The theme for this next Sunday, the third Sunday of Lent, is reconciliation.  We will read three scripture lessons that all tell stories of reconciliation and restoration.  First, from Exodus, comes the story of thirsty people in the wilderness.  The People called Israel are wandering in the desert as they make their way from Egypt to Canaan Land.  There is little water in the dry land they are crossing.  They are thirsty and begin to call out to Moses to give them water.  Moses, in turn, calls out to God who tells him to strike a rock and water will gush out of it and sure enough it does, as Moses does what God commands him to do.   Thirsty people drink of fresh cool water gushing out from beneath a rock, a hidden spring that needed to be tapped.

Then, John's Gospel tells the familiar story of the Samaritan woman at the well whom Jesus encounters and asks for a drink of water from her.  She is a troubled woman and Jesus senses her distress, since she is at the well at noon rather than early in the morning when most women came to the well to avoid the midday heat.  Her conversation with Jesus makes her believe he is a prophet and she calls the townspeople to come and see this remarkable man.  Jesus gives her the "living water" she seeks as she is restored to relationship with her community and to the God she seeks to know.

Paul addresses the church at Rome in chapter 5 of his epistle to them and talks about being justified and reconciled to God through the love of Jesus Christ, who gave himself for all humanity.  Jesus' actions have made all justified to God and brought about full restoration of the brokenness of human beings, both to God and one another.  The live and actions of Jesus have brought those who seek restoration into full and right relationship.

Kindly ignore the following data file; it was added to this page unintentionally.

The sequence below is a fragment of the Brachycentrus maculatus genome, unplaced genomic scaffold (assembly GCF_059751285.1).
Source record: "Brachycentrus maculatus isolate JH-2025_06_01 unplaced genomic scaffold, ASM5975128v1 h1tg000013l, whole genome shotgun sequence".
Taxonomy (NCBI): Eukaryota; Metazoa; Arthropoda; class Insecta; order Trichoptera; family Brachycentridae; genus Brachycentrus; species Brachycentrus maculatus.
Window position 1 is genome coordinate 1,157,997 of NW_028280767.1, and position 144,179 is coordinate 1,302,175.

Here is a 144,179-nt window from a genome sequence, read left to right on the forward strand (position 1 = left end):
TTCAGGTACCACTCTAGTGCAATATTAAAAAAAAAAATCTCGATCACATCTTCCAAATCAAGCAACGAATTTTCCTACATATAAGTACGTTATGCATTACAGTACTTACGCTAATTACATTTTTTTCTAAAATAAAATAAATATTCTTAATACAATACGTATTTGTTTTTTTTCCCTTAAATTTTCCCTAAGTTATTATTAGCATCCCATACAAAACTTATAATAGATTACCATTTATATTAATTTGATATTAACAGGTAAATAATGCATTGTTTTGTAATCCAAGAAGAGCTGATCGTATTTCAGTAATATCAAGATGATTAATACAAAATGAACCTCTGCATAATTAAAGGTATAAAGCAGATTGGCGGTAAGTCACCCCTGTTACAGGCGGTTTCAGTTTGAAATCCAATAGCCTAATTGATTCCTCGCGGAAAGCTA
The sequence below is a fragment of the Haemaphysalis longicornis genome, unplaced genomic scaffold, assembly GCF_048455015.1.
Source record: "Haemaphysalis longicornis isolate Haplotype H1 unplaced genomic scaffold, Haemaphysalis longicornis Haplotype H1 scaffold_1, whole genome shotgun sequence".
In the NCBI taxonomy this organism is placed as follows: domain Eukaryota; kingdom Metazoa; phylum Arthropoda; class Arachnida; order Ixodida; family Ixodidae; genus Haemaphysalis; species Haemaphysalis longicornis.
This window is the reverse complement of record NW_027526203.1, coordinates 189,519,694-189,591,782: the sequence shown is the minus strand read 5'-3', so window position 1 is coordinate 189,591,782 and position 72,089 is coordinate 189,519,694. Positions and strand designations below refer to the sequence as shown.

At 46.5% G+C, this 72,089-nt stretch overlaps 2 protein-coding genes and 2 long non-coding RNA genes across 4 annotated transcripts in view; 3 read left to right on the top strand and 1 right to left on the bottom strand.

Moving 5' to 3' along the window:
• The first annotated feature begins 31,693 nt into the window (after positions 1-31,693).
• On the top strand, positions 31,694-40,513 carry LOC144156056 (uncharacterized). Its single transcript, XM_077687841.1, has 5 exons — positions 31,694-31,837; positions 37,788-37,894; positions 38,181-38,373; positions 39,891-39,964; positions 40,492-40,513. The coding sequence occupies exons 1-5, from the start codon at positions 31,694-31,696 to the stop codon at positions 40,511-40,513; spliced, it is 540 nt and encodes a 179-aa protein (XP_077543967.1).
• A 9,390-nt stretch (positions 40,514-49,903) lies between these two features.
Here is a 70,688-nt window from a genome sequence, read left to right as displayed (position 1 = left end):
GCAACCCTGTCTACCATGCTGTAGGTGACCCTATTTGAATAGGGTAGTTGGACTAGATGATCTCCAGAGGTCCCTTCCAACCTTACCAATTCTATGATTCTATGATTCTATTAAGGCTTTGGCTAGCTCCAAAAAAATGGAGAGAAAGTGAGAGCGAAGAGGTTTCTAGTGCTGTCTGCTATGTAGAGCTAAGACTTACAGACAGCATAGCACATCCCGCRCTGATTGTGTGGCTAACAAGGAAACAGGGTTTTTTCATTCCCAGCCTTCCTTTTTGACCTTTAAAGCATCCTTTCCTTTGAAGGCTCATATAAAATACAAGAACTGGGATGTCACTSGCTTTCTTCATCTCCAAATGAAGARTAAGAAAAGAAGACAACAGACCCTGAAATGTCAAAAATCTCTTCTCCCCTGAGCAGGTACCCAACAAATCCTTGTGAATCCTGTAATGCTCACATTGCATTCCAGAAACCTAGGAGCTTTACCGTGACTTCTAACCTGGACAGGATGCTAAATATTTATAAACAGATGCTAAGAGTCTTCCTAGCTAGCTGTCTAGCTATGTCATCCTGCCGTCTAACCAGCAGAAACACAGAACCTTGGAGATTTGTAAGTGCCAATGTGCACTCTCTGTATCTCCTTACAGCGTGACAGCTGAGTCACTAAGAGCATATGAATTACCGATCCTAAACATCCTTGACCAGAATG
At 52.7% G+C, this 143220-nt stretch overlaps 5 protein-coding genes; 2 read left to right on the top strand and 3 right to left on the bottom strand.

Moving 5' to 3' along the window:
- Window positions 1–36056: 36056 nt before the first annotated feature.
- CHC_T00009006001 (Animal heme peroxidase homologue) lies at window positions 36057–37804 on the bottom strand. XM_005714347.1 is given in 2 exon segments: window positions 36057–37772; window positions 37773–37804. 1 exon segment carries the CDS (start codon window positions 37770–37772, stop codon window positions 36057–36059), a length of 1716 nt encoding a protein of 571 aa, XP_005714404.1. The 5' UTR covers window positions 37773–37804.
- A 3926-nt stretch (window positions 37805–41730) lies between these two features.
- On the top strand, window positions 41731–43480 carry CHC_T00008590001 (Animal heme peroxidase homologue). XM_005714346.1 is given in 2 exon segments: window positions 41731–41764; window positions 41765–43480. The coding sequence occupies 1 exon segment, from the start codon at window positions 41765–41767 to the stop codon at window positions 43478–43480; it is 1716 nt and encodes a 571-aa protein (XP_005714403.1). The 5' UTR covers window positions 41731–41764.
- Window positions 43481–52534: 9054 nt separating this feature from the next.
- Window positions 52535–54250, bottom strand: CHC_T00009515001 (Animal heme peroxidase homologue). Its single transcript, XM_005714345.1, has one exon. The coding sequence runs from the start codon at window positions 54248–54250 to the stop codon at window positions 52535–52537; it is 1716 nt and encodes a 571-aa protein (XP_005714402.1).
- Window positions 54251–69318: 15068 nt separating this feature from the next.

Living water is what Jesus offered to the Samaritan woman, the same living water that Paul offers to the early church at Rome.  The living water could only come through the Spirit of God working in Christ and evident in the lives of Early Christians who found a new way of living after Pentecost.  Living water is what modern day persons need also, water that stimulates the human spirit and revives the refreshes the soul.

The people of Israel who were crossing the barren wilderness after they left Egypt and were searching for a home needed real physical water to quench their dry throats and bring them relief so they could continue their journey.  God showed his love and compassion for them as he supplied their needs.  The physical water represented the love of God to them because God heard their cries and responded to their need.

God hears our cries also and answers our prayers, perhaps not always in the way we anticipate but in ways that are for our own good and welfare.  God's love is made known to us through the actions of others who come to our rescue when we need to hear words and see love demonstrated in tangible ways.  We find refreshing streams of water when we need them as we continue to seek God in our daily lives and to gather with God's People regularly to gain spiritual strength and renewal.

How thirsty are you?  How much do you need to know God's presence in your life?  Jesus said, "Come unto me, all you who are heavily laden and I will give you rest."  The waters of restoration and reconciliation are always flowing.  One simply has to come to the waters and receive what God offers to find relief.